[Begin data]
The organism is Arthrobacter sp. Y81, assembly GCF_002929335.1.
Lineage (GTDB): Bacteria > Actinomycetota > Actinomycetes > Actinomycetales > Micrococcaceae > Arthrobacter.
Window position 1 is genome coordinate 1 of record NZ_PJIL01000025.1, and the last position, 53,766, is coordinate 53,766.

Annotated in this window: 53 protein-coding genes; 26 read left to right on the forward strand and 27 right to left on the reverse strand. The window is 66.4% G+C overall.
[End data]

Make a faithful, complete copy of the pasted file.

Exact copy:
The organism is Arthrobacter sp. Y81, assembly GCF_002929335.1.
Lineage (GTDB): Bacteria > Actinomycetota > Actinomycetes > Actinomycetales > Micrococcaceae > Arthrobacter.
Window position 1 is genome coordinate 1 of record NZ_PJIL01000025.1, and the last position, 53,766, is coordinate 53,766.

Annotated in this window: 53 protein-coding genes; 26 read left to right on the forward strand and 27 right to left on the reverse strand. The window is 66.4% G+C overall.